Stocks fell broadly on Wall Street Friday following a shortened trading session a day after the Thanksgiving holiday that left the market slightly below its record highs.
Technology, health care and industrial stocks accounted for a big slice of the selling. Several big retailers also dragged the market lower as traders watched for signs that Black Friday got off to a strong start. Energy stocks took the heaviest losses as crude oil prices fell sharply. Bond yields rose.
Even with the pullback, the S&P 500 notched its seventh weekly gain in eight weeks. The benchmark index also closed out November with its strongest monthly gain since June.
"You had three solid days, plus the S&P was at an all-time high as of the close on Wednesday,” said Tom Martin, senior portfolio manager with Globalt Investments. “Really, from early October until now, it's been almost like a ruler straight up."
The S&P 500 index dropped 12.65 points, or 0.4%, to 3,140.98. The index hit all-time highs the first three days of the week.
The Dow Jones Industrial Average fell 112.59 points, or 0.4%, to 28,051.41. The Nasdaq slid 39.70 points, or 0.5%, to 8,665.47. The Russell 2000 index of smaller company stocks gave up 9.60 points, or 0.6%, or 1,624.50. Trading volume was lighter than usual with the markets open for only a half day.
Bond prices fell. The yield on the 10-year Treasury rose to 1.77% from 1.76% late Wednesday.
The three major stock indexes have notched multiple record highs in recent weeks. That helped drive their gains in November. The S&P 500 ended the month with a 3.4% gain, while the Dow rose 3.7%. The Nasdaq, which is weighted heavily with technology stocks, gained 4.5%.
The stock market has been grinding mostly higher after shaking off recession fears that helped knock stocks into a skid this summer.
Better-than-expected corporate earnings, solid economic data and interest-rate cuts by the Federal Reserve helped fuel the market's fall rally. Investors have also grown more optimistic about the prospects for a trade deal between the U.S. and China.
New U.S. tariffs are set to kick in on many Chinese-made products as of Dec. 15, but negotiators have said they might soon have a preliminary deal that could avert that.
Chipmakers were among the biggest decliners in the technology sector Friday. Lam Research and Qualcomm each fell 1.5%.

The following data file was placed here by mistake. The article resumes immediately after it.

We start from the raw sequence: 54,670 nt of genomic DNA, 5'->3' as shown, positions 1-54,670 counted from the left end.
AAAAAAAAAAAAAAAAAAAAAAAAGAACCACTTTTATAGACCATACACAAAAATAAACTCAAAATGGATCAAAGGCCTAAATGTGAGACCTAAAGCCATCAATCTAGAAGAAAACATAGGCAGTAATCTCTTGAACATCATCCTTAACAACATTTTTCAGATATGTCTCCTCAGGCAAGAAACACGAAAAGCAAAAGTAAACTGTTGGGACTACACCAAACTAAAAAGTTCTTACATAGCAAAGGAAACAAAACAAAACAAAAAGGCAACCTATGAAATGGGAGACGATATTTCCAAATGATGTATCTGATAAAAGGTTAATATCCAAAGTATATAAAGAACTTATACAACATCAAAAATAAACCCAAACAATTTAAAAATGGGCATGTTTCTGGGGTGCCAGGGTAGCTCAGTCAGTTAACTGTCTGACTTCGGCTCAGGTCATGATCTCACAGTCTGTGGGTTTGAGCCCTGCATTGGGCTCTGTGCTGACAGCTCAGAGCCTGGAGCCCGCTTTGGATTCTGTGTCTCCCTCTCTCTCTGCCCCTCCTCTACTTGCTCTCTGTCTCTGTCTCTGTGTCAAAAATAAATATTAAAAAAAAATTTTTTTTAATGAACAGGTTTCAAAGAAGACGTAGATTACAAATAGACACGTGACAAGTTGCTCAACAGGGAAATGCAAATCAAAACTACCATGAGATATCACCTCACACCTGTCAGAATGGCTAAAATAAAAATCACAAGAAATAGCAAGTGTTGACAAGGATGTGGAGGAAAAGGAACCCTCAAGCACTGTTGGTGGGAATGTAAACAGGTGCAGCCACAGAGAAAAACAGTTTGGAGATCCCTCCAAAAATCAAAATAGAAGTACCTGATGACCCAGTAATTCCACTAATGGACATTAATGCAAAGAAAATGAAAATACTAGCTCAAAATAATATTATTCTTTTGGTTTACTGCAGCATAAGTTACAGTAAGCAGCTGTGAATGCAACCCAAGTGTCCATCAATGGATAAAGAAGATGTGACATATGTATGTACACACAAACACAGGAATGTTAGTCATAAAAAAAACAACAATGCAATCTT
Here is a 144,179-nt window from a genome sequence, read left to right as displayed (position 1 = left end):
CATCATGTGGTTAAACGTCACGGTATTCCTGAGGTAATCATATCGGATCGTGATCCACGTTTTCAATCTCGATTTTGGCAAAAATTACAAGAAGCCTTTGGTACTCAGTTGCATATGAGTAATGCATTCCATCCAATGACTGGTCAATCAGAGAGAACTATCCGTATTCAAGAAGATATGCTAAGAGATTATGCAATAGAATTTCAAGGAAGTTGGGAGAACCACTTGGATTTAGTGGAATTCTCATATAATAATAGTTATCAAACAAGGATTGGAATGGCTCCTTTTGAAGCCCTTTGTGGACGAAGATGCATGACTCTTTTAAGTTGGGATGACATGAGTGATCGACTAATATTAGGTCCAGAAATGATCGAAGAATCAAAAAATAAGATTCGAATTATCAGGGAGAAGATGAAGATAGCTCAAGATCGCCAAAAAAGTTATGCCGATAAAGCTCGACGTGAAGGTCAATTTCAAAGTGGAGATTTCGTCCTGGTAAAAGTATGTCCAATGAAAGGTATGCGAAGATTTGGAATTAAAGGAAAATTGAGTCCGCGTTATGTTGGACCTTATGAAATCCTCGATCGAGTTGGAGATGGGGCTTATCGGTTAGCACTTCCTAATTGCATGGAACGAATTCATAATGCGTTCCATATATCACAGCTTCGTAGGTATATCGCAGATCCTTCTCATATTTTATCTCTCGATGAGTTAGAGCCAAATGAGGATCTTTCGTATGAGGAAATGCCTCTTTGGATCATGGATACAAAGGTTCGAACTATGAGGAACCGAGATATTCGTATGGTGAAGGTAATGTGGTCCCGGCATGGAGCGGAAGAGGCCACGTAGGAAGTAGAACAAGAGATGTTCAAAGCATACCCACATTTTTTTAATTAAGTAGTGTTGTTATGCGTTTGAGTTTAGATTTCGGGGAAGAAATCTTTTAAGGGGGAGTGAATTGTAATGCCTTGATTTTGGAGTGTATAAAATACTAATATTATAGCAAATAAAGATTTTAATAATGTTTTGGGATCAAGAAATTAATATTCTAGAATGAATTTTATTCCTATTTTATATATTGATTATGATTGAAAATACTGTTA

Drugmakers helped pull the health stocks lower. Bristol-Myers Squibb dropped 1.1%.
Energy stocks were the biggest losers as the price of U.S. crude oil slid 4.7%. Devon Energy dropped 2.8% and Helmerich & Payne fell 2.3%.
Benchmark crude oil dropped $2.76 to $55.39 per barrel. Brent crude oil, the international standard, gave up $2.62 to $60.61 per barrel.
Shares in several big retailers declined as Black Friday, traditionally the kickoff for the holiday shopping season, got underway. Macy’s fell 1%, Gap dropped 1.8%, Kohl’s slid 2.7% and Nordstrom slipped 0.4%.
Some bucked the downward trend. J.C. Penney rose 1.8%, Walmart added 0.3% and TJX, parent of T.J. Maxx, Marshalls and other stores, gained 0.3%.
This year retailers have less time to woo consumers because Thanksgiving fell on the fourth Thursday in November, making the holiday shopping season six days shorter.
The National Retail Federation baked the shorter season into its forecast, which calls for holiday sales to rise between 3.8% and 4.2%, an increase from the disappointing 2.1% growth seen in the November and December 2018 period.
"Black Friday really starts on Nov. 1 and goes all the way until the end of December, so you have this two-month period that you really have to look at before you really see how well companies are doing," Martin said.
Traders bid up shares in Tech Data after Apollo Global Management raised its offer to buy the technology company to $145 per share in cash from $130. The stock surged 12.3%.
U.S. Steel fell 5.8% following reports that a water pipe burst at the company’s steel mill in Gary, Indiana.
Major stock indexes in Europe ended broadly lower.